Fast forward to today, turmeric is widely cultivated in tropical countries with the same purpose of being added as a tasty spice and used as a medicine for specific health conditions.
How Turmeric Helps Brain Function
Nowadays, most studies agree that turmeric, especially its compound curcumin, has rich anti-inflammatory properties. This ability to help fight inflammation makes turmeric a viable choice to treat several forms of dementia.
Turmeric studies on animals show that the spice reduces inflammation in the brain while helping slow down the development of amyloid plaques, albeit the how is not fully understood by researchers yet.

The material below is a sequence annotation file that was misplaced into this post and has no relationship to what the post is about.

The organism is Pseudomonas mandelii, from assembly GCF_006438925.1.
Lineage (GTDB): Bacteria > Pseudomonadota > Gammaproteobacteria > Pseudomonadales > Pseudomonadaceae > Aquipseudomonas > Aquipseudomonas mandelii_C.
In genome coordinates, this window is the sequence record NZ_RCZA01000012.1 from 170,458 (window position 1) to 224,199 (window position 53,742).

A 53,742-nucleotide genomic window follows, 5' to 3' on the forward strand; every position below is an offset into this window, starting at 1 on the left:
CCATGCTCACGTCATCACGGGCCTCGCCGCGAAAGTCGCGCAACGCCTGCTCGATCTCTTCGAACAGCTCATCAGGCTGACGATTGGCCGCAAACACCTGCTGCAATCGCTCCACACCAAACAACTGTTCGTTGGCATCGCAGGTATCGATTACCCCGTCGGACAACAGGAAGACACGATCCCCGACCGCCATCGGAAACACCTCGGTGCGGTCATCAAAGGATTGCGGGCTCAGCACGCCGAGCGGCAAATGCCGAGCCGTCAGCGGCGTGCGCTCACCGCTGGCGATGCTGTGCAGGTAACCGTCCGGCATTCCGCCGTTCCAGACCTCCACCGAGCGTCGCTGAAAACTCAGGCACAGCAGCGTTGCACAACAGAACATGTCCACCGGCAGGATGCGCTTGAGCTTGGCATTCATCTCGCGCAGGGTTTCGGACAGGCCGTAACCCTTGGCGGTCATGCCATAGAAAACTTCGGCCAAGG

On the other hand, one study found that adults between the ages of 51 and 84 who take Theracurmin twice a day – a supplement containing 90 mg of curcumin, have improved their cognitive function and memory.
Turmeric Compound Could Boost Memory and Mood
Turmeric has become extra special for most because it is packed with a compound called curcumin. Several studies suggest that curcumin is a powerful antioxidant that can protect your cells from damages caused by free radicals while having rich anti-inflammatory properties.
Also, a recent study published in the American Journal of Geriatric Psychiatry shows more evidence that curcumin can protect the brain effectively.
Dr. Gary Small and his colleagues from the Longevity Center at the University of California tested curcumin, via a dietary supplement, on 40 adults between the ages of 51 to 84 who have mild memory problems.
Within 18 months, the study participants were randomly divided into two groups – one group took the supplement with 90 mg of curcumin twice a day, and the other took the placebo.